Smart Cleantech Catalysts

The problem for scientists and engineers has been that in order to tune a catalyst to do what is desired, you need to know how it adapts during a reaction. Trouble is, watching catalysts in action has escaped the reach of scientists until now.

With the aid of powerful spectroscopy technology, U.S. Department of Energy Lawrence Berkeley National Laboratory scientists observed catalysts restructuring themselves in response to various gases swirling around them.


The spectroscopy helps provide a window into these reactions for tuning catalysts. These insights are expected to help improve pollution control as well as fuel cell technologies. Smarter catalysts hold promise for removing toxins from water and helping feed hydrogen fuel cells.

Scientists used an advanced spectroscopy system at Berkeley Lab’s Advanced Light Source to study nanoparticles composed of two catalytic metals.

In the lab, Gabor Somorjai, a researcher who holds joint appointments with the Berkeley Lab’s Materials Sciences Division and UC Berkeley’s department of chemistry, teamed up with spectroscopy expert Miquel Salmeron of Berkeley Lab’s Materials Sciences Division and UC Berkeley’s department of materials sciences and engineering.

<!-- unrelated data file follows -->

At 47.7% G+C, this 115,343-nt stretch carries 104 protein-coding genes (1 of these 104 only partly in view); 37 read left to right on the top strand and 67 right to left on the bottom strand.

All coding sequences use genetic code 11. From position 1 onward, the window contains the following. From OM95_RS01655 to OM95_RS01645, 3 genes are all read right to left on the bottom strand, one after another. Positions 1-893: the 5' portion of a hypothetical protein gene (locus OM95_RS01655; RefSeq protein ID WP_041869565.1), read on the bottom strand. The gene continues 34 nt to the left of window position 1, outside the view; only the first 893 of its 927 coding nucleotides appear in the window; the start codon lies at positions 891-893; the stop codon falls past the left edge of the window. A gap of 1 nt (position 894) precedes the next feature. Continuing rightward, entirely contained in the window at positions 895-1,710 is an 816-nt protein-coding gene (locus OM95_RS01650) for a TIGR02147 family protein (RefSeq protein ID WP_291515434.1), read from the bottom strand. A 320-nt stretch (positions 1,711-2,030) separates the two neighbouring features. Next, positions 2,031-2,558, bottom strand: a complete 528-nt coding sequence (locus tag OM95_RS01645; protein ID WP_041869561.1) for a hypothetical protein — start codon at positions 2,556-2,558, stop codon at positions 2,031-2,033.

The two scientists observed how particles changed their composition in the presence of different reactants. Prior to these observations, scientists had to rely on snapshots of catalysts taken before and after a reaction.

The scientists said that the observations gleaned from watching catalysts change in real time is extremely valuable in helping design smart catalysts that change as a reaction evolves.

Armed with this information, scientists think they can develop nanoparticle catalysts and reactants tailored to most efficiently yield a product, whether it’s gasoline or cleaner emissions.

Nanodiamonds


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